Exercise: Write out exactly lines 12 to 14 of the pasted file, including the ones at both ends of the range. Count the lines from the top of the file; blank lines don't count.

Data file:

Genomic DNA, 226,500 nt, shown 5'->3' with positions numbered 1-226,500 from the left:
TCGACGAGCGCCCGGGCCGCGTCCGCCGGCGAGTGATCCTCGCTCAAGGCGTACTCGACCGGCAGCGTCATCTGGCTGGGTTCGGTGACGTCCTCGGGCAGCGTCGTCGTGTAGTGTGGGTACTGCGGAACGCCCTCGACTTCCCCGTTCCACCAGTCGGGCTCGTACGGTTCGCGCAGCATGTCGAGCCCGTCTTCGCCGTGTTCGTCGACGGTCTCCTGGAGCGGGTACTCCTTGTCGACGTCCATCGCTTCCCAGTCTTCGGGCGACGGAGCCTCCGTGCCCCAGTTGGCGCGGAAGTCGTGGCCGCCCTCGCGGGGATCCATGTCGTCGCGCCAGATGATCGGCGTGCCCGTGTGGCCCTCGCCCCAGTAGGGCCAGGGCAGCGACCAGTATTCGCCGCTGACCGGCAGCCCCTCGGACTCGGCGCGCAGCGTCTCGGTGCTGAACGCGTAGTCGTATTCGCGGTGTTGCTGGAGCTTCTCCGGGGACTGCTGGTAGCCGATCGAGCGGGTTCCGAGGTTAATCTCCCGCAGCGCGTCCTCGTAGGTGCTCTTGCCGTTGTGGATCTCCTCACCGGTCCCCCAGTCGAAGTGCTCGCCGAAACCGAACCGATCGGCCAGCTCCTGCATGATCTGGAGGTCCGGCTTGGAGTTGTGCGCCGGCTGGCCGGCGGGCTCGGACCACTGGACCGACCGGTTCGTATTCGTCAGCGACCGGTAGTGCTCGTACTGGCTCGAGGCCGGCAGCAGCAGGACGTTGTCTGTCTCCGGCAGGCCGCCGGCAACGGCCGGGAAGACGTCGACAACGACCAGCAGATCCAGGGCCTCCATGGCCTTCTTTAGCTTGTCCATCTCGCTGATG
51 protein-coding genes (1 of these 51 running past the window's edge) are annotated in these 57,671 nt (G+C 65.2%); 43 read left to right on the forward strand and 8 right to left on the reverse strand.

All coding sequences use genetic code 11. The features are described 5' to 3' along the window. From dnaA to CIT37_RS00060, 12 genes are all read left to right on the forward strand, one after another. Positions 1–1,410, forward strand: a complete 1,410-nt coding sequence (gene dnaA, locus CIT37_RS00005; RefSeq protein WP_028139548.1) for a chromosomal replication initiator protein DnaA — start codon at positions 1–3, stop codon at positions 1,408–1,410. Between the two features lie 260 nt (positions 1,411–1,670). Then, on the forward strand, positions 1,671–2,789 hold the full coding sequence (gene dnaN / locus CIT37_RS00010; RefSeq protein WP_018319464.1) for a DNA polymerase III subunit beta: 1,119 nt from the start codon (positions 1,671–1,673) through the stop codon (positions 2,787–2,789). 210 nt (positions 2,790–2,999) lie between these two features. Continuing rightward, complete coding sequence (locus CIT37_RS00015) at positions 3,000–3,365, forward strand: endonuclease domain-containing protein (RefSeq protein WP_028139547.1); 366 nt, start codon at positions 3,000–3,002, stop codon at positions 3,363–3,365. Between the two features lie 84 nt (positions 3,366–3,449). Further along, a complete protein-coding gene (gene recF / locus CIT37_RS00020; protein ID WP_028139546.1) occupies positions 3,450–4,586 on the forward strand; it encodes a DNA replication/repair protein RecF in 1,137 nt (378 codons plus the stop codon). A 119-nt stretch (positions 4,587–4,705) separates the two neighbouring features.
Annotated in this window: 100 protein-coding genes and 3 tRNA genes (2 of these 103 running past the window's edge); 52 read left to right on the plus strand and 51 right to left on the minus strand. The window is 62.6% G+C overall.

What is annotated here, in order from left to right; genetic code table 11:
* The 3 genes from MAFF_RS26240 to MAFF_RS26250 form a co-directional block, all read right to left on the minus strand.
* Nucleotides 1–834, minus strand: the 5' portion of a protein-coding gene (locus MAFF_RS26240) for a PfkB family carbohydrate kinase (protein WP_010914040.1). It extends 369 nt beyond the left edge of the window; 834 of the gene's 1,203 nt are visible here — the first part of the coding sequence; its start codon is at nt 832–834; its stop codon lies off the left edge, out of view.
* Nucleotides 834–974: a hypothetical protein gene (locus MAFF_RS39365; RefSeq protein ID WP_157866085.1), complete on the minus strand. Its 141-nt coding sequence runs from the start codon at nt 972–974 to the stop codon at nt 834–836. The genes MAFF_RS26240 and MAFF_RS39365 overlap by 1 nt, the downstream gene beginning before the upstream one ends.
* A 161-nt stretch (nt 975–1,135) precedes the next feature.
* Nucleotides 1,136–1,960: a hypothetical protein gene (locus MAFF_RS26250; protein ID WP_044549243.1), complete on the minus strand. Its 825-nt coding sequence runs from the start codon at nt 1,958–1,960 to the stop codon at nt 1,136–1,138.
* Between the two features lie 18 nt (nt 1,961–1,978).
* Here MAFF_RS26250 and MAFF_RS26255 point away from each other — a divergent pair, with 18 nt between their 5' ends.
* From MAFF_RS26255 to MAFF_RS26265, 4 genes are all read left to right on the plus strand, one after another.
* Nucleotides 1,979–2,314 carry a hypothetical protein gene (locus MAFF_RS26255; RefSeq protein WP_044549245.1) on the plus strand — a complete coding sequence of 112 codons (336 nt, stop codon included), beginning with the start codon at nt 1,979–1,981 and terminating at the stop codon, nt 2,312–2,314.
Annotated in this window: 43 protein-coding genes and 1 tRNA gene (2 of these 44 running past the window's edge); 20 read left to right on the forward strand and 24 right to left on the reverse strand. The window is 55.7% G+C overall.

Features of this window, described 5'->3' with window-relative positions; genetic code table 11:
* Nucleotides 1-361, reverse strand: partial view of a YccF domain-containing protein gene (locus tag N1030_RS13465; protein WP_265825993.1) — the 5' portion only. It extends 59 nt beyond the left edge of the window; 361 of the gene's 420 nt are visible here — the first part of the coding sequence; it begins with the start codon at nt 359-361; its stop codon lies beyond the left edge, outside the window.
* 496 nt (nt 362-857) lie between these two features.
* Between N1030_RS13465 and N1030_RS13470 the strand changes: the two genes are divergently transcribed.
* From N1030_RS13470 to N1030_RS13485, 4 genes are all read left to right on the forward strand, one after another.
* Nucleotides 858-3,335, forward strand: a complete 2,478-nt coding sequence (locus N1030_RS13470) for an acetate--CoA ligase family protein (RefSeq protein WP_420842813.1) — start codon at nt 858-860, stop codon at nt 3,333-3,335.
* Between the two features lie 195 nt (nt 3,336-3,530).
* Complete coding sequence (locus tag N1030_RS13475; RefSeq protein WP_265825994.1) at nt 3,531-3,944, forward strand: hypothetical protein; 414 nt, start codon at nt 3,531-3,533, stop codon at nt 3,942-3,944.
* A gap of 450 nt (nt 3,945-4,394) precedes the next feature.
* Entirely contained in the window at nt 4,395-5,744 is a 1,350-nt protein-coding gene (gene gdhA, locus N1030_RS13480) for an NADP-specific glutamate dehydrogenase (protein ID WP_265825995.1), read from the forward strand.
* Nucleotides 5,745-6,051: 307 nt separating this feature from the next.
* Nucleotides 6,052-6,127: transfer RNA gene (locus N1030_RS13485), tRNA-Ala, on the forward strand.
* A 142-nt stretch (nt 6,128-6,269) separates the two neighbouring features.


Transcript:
* Between the two features lie 18 nt (nt 1,961–1,978).
* Here MAFF_RS26250 and MAFF_RS26255 point away from each other — a divergent pair, with 18 nt between their 5' ends.
* From MAFF_RS26255 to MAFF_RS26265, 4 genes are all read left to right on the plus strand, one after another.